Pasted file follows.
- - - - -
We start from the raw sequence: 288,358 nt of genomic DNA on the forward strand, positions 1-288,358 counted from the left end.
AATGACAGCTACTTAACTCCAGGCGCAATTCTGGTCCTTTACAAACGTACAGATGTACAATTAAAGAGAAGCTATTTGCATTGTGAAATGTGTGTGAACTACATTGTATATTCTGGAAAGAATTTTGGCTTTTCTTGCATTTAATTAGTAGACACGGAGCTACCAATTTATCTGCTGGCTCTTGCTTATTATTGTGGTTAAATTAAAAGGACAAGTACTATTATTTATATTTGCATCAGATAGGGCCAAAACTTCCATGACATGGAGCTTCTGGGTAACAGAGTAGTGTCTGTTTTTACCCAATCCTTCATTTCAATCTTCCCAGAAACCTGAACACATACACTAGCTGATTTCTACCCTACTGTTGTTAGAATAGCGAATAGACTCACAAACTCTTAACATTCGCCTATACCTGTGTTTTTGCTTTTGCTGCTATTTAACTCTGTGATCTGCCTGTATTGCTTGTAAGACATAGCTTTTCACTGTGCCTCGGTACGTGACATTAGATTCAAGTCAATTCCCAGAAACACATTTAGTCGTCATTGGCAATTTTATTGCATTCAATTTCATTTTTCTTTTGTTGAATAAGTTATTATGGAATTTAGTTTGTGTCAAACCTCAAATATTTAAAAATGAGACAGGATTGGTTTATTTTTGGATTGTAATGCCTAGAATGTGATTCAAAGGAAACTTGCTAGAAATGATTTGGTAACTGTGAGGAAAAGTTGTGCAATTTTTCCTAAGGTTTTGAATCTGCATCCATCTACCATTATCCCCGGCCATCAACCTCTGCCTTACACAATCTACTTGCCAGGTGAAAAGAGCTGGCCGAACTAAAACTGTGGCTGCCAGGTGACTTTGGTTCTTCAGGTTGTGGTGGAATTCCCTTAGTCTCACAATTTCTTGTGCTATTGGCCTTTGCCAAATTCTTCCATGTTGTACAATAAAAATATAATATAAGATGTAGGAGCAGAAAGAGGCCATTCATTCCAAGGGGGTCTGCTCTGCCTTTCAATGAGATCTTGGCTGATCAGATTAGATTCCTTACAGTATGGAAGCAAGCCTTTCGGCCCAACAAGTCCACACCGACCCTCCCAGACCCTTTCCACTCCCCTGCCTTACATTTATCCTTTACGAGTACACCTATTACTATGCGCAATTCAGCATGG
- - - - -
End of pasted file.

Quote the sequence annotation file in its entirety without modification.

We start from the raw sequence: 288,358 nt of genomic DNA on the forward strand, positions 1-288,358 counted from the left end.
AATGACAGCTACTTAACTCCAGGCGCAATTCTGGTCCTTTACAAACGTACAGATGTACAATTAAAGAGAAGCTATTTGCATTGTGAAATGTGTGTGAACTACATTGTATATTCTGGAAAGAATTTTGGCTTTTCTTGCATTTAATTAGTAGACACGGAGCTACCAATTTATCTGCTGGCTCTTGCTTATTATTGTGGTTAAATTAAAAGGACAAGTACTATTATTTATATTTGCATCAGATAGGGCCAAAACTTCCATGACATGGAGCTTCTGGGTAACAGAGTAGTGTCTGTTTTTACCCAATCCTTCATTTCAATCTTCCCAGAAACCTGAACACATACACTAGCTGATTTCTACCCTACTGTTGTTAGAATAGCGAATAGACTCACAAACTCTTAACATTCGCCTATACCTGTGTTTTTGCTTTTGCTGCTATTTAACTCTGTGATCTGCCTGTATTGCTTGTAAGACATAGCTTTTCACTGTGCCTCGGTACGTGACATTAGATTCAAGTCAATTCCCAGAAACACATTTAGTCGTCATTGGCAATTTTATTGCATTCAATTTCATTTTTCTTTTGTTGAATAAGTTATTATGGAATTTAGTTTGTGTCAAACCTCAAATATTTAAAAATGAGACAGGATTGGTTTATTTTTGGATTGTAATGCCTAGAATGTGATTCAAAGGAAACTTGCTAGAAATGATTTGGTAACTGTGAGGAAAAGTTGTGCAATTTTTCCTAAGGTTTTGAATCTGCATCCATCTACCATTATCCCCGGCCATCAACCTCTGCCTTACACAATCTACTTGCCAGGTGAAAAGAGCTGGCCGAACTAAAACTGTGGCTGCCAGGTGACTTTGGTTCTTCAGGTTGTGGTGGAATTCCCTTAGTCTCACAATTTCTTGTGCTATTGGCCTTTGCCAAATTCTTCCATGTTGTACAATAAAAATATAATATAAGATGTAGGAGCAGAAAGAGGCCATTCATTCCAAGGGGGTCTGCTCTGCCTTTCAATGAGATCTTGGCTGATCAGATTAGATTCCTTACAGTATGGAAGCAAGCCTTTCGGCCCAACAAGTCCACACCGACCCTCCCAGACCCTTTCCACTCCCCTGCCTTACATTTATCCTTTACGAGTACACCTATTACTATGCGCAATTCAGCATGG